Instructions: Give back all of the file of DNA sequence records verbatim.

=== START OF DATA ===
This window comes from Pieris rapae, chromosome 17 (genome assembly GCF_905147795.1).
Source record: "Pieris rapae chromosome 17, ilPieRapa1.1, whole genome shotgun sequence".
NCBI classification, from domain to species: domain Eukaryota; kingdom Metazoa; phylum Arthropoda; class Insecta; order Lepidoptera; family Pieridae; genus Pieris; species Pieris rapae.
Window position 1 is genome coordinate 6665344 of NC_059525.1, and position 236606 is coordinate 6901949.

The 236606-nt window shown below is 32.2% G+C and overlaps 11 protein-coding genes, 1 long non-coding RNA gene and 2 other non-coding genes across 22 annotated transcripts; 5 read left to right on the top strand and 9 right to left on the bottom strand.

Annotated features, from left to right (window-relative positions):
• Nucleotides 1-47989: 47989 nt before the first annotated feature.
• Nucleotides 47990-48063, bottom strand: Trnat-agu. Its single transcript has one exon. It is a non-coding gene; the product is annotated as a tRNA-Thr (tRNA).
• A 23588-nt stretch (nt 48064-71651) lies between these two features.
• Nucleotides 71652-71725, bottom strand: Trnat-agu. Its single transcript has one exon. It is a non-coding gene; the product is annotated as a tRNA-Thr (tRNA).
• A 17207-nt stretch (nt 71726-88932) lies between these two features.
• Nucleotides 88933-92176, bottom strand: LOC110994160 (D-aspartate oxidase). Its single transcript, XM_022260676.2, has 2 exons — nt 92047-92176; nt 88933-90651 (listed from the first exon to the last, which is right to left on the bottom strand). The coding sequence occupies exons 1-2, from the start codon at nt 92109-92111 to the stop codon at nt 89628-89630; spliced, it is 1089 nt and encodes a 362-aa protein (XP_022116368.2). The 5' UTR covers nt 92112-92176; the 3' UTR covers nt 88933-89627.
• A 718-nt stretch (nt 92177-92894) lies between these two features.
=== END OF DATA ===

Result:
This window comes from Pieris rapae, chromosome 17 (genome assembly GCF_905147795.1).
Source record: "Pieris rapae chromosome 17, ilPieRapa1.1, whole genome shotgun sequence".
NCBI classification, from domain to species: domain Eukaryota; kingdom Metazoa; phylum Arthropoda; class Insecta; order Lepidoptera; family Pieridae; genus Pieris; species Pieris rapae.
Window position 1 is genome coordinate 6665344 of NC_059525.1, and position 236606 is coordinate 6901949.

The 236606-nt window shown below is 32.2% G+C and overlaps 11 protein-coding genes, 1 long non-coding RNA gene and 2 other non-coding genes across 22 annotated transcripts; 5 read left to right on the top strand and 9 right to left on the bottom strand.

Annotated features, from left to right (window-relative positions):
• Nucleotides 1-47989: 47989 nt before the first annotated feature.
• Nucleotides 47990-48063, bottom strand: Trnat-agu. Its single transcript has one exon. It is a non-coding gene; the product is annotated as a tRNA-Thr (tRNA).
• A 23588-nt stretch (nt 48064-71651) lies between these two features.
• Nucleotides 71652-71725, bottom strand: Trnat-agu. Its single transcript has one exon. It is a non-coding gene; the product is annotated as a tRNA-Thr (tRNA).
• A 17207-nt stretch (nt 71726-88932) lies between these two features.
• Nucleotides 88933-92176, bottom strand: LOC110994160 (D-aspartate oxidase). Its single transcript, XM_022260676.2, has 2 exons — nt 92047-92176; nt 88933-90651 (listed from the first exon to the last, which is right to left on the bottom strand). The coding sequence occupies exons 1-2, from the start codon at nt 92109-92111 to the stop codon at nt 89628-89630; spliced, it is 1089 nt and encodes a 362-aa protein (XP_022116368.2). The 5' UTR covers nt 92112-92176; the 3' UTR covers nt 88933-89627.
• A 718-nt stretch (nt 92177-92894) lies between these two features.